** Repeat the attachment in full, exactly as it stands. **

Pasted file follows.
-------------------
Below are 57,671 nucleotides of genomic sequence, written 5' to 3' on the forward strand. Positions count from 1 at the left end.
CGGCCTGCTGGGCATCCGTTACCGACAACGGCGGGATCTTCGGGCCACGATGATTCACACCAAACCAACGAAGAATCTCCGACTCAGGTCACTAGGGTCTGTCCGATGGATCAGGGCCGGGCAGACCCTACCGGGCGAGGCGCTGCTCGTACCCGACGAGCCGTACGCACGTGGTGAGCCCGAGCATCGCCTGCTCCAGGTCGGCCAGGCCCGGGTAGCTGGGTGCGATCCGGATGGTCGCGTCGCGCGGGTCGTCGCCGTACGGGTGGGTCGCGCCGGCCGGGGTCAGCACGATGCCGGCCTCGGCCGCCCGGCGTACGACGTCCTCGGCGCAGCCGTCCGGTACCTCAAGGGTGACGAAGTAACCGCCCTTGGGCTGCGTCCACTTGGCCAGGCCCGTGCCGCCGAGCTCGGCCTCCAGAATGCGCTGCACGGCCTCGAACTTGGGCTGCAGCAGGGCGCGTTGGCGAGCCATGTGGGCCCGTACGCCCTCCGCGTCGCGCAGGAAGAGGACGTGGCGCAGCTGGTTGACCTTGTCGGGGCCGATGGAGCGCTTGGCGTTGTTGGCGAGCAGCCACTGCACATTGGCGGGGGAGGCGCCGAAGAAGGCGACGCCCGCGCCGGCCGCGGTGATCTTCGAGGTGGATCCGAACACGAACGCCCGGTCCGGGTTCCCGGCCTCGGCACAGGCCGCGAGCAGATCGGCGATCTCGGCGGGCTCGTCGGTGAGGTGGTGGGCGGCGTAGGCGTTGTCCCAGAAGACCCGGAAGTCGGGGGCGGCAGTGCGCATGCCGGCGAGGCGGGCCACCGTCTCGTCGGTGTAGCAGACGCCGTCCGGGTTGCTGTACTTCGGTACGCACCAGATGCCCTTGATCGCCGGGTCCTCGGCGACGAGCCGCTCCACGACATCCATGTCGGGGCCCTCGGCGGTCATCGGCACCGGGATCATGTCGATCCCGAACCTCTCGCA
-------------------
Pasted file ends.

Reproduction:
Below are 57,671 nucleotides of genomic sequence, written 5' to 3' on the forward strand. Positions count from 1 at the left end.
CGGCCTGCTGGGCATCCGTTACCGACAACGGCGGGATCTTCGGGCCACGATGATTCACACCAAACCAACGAAGAATCTCCGACTCAGGTCACTAGGGTCTGTCCGATGGATCAGGGCCGGGCAGACCCTACCGGGCGAGGCGCTGCTCGTACCCGACGAGCCGTACGCACGTGGTGAGCCCGAGCATCGCCTGCTCCAGGTCGGCCAGGCCCGGGTAGCTGGGTGCGATCCGGATGGTCGCGTCGCGCGGGTCGTCGCCGTACGGGTGGGTCGCGCCGGCCGGGGTCAGCACGATGCCGGCCTCGGCCGCCCGGCGTACGACGTCCTCGGCGCAGCCGTCCGGTACCTCAAGGGTGACGAAGTAACCGCCCTTGGGCTGCGTCCACTTGGCCAGGCCCGTGCCGCCGAGCTCGGCCTCCAGAATGCGCTGCACGGCCTCGAACTTGGGCTGCAGCAGGGCGCGTTGGCGAGCCATGTGGGCCCGTACGCCCTCCGCGTCGCGCAGGAAGAGGACGTGGCGCAGCTGGTTGACCTTGTCGGGGCCGATGGAGCGCTTGGCGTTGTTGGCGAGCAGCCACTGCACATTGGCGGGGGAGGCGCCGAAGAAGGCGACGCCCGCGCCGGCCGCGGTGATCTTCGAGGTGGATCCGAACACGAACGCCCGGTCCGGGTTCCCGGCCTCGGCACAGGCCGCGAGCAGATCGGCGATCTCGGCGGGCTCGTCGGTGAGGTGGTGGGCGGCGTAGGCGTTGTCCCAGAAGACCCGGAAGTCGGGGGCGGCAGTGCGCATGCCGGCGAGGCGGGCCACCGTCTCGTCGGTGTAGCAGACGCCGTCCGGGTTGCTGTACTTCGGTACGCACCAGATGCCCTTGATCGCCGGGTCCTCGGCGACGAGCCGCTCCACGACATCCATGTCGGGGCCCTCGGCGGTCATCGGCACCGGGATCATGTCGATCCCGAACCTCTCGCA